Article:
Artificial photosynthesis is an attractive strategy for converting solar energy into fuel. In this context, development of catalysts for oxidation of water to molecular oxygen remains a critical bottleneck. Herein, we describe the preparation of a well-defined nanostructured RuO2 catalyst, which is able to carry out the oxidation of water both chemically and photochemically. The developed heterogeneous RuO2 nanocatalyst was found to be highly active, exceeding the performance of most known heterogeneous water oxidation catalysts when driven by chemical or photogenerated oxidants.
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    Reaction cross sections and thermal rate constant for Cl− + CH 3 Br → ClCH 3+ Br− from J-dependent quantum scattering calculations 

    Hennig, Carsten; Schmatz, Stefan
    Phys. Chem. Chem. Phys. 2016; 18(29) p.19668-19675
    Employing dimensionality-reduced time-independent quantum scattering theory and summation over all possible total angular momentum states, initial-state selected reaction cross sections for the exothermic gas-phase bimolecular nucleophilic substitution (SN2) reaction Cl + CH3Br - ClCH3 + Br have been calculated. The carbon–halogen bonds and the rotation of the methyl halides are taken into account. In agreement with previous calculations for J = 0, initial rotational motion of CH3Br decreases the reaction probability and consequently the cross sections. The experimentally obtained thermal rate constant for 300 K is reproduced within the experimental error. For lower temperatures, it is calculated to be below the experimental values but shows the same strong increase for T - 0.
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    Metal-catalyzed direct alkylations of (hetero)arenes via C–H bond cleavages with unactivated alkyl halides 

    Ackermann, Lutz
    Chemical Communications 2010; 46(27)
    Significant progress has been made in direct alkylations of (hetero)arenes with unactivated alkyl halides. Thus, C–H bond functionalizations were accomplished with b-hydrogen-containing alkyl halides in the presence of palladium, nickel or ruthenium catalysts under basic reaction conditions. A valuable asset of these methodologies is represented by their excellent regio- and chemoselectivities, along with remarkable mild reaction conditions, rendering this approach an attractive alternative to traditional alkylation strategies.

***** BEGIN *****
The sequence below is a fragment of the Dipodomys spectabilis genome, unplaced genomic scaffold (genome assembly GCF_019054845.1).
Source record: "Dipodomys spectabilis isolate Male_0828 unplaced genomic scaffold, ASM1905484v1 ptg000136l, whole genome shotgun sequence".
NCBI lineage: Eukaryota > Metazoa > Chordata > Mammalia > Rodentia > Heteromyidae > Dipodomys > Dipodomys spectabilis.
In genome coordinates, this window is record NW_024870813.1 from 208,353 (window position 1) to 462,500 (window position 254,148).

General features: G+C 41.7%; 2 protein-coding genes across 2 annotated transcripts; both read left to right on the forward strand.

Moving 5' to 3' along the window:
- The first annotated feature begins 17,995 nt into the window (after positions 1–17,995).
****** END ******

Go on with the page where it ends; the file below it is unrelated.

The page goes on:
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    Ruthenium-catalyzed oxidative C–H alkenylation of aryl carbamates 

    Li, Jie; Kornhaaß, Christoph; Ackermann, Lutz
    Chemical Communications 2012; 48(92)
    A cationic ruthenium(II) catalyst enabled highly efficient oxidative alkenylations of electron-rich arenes bearing removable, weakly coordinating carbamates, and allowed for cross-dehydrogenative C–H bond functionalization in an aerobic manner.
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    C–H nitrogenation and oxygenation by ruthenium catalysis 

    Thirunavukkarasu, Vedhagiri S.; Kozhushkov, Sergei I.; Ackermann, Lutz
    Chem. Commun. 2014; 50(1) p.29-39
    Remarkable recent progress has been accomplished in direct C–H functionalizations for the formation of C–N and C–O bonds through the use of readily accessible ruthenium catalysts. Particularly, ruthenium(II) complexes allowed for challenging direct C(sp2)–H hydroxylation of arenes. These catalysts set the stage for step-economical C–H functionalization with electron-rich as well as electron-deficient (hetero)arenes and, therefore, provided versatile access to diversely decorated phenols. While a number of synthetically useful protocols for ruthenium-catalyzed C(sp3)–H bond nitrogenation have been elaborated, the analogous transformations of more stable C(sp2)–H bonds were very recently achieved.
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    Ruthenium-catalyzed ortho-C–H halogenations of benzamides 

    Wang, Lianhui; Ackermann, Lutz
    Chem. Commun. 2014; 50(9) p.1083-1085
    [Ru3(CO)12] and AgO2C(1-Ad) enabled the first ruthenium-catalyzed intermolecular halogenations of arenes via C–H activation. Thereby, brominations and iodinations of electron-rich and electron-deficient benzamides were achieved in a highly selective fashion.
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    C–H arylations of 1,2,3-triazoles by reusable heterogeneous palladium catalysts in biomass-derived γ-valerolactone 

    Tian, Xu; Yang, Fanzhi; Rasina, Dace; Bauer, Michaela; Warratz, Svenja; Ferlin, Francesco; Vaccaro, Luigi; Ackermann, Lutz
    Chem. Commun. 2016; 52(63) p.9777-9780
    C–H arylations were accomplished with a user-friendly heterogeneous palladium catalyst in the biomass-derived c-valerolactone (GVL) as an environmentally-benign reaction medium. The userfriendly protocol was characterized by ample substrate scope and high functional group tolerance in the C–H arylation of 1,2,3- triazoles, and the palladium catalyst could be recycled and reused in the C–H activation process.
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    Heterogeneous palladium-catalysed Catellani reaction in biomass-derived γ-valerolactone 

    Rasina, Dace; Kahler-Quesada, Arianna; Ziarelli, Simone; Warratz, Svenja; Cao, Hui; Santoro, Stefano; Ackermann, Lutz; Vaccaro, Luigi
    Green Chem. 2016; 18(18) p.5025-5030
    Herein, we report the unprecedented use of a heterogeneous palladium catalyst for the step-economical Catellani reaction. The substrate scope with encapsulated Pd(OAc)2 (Pd EnCat™ 30) or Pd/Al2O3 proved to be broad, while the renewable biomass-derived γ-valerolactone (GVL) was identified as an effective reaction medium. Mechanistic studies highlighted the possible heterogeneous nature of the Pd/Al2O3 catalyst, while showing that the reaction performed in the presence of Pd EnCat™ 30 is most likely catalysed by leached homogeneous palladium species. The heterogeneous Pd/Al2O3 catalyst can be easily recovered at the end of the reaction and efficiently reused in consecutive reaction runs.